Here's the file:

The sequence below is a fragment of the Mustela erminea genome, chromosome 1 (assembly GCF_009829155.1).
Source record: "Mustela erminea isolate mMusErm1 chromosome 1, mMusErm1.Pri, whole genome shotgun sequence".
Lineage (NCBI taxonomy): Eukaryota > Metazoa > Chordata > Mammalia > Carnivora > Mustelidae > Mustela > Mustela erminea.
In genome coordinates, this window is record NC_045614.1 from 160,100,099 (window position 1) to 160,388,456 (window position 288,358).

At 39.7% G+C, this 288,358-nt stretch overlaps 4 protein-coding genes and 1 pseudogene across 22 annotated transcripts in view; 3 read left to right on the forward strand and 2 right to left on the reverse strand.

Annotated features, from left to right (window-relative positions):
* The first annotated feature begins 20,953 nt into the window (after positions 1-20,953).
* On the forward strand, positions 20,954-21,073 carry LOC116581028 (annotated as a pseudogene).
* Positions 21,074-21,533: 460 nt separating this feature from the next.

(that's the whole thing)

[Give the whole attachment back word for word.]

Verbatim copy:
The sequence below is a fragment of the Mustela erminea genome, chromosome 1 (assembly GCF_009829155.1).
Source record: "Mustela erminea isolate mMusErm1 chromosome 1, mMusErm1.Pri, whole genome shotgun sequence".
Lineage (NCBI taxonomy): Eukaryota > Metazoa > Chordata > Mammalia > Carnivora > Mustelidae > Mustela > Mustela erminea.
In genome coordinates, this window is record NC_045614.1 from 160,100,099 (window position 1) to 160,388,456 (window position 288,358).

At 39.7% G+C, this 288,358-nt stretch overlaps 4 protein-coding genes and 1 pseudogene across 22 annotated transcripts in view; 3 read left to right on the forward strand and 2 right to left on the reverse strand.

Annotated features, from left to right (window-relative positions):
* The first annotated feature begins 20,953 nt into the window (after positions 1-20,953).
* On the forward strand, positions 20,954-21,073 carry LOC116581028 (annotated as a pseudogene).
* Positions 21,074-21,533: 460 nt separating this feature from the next.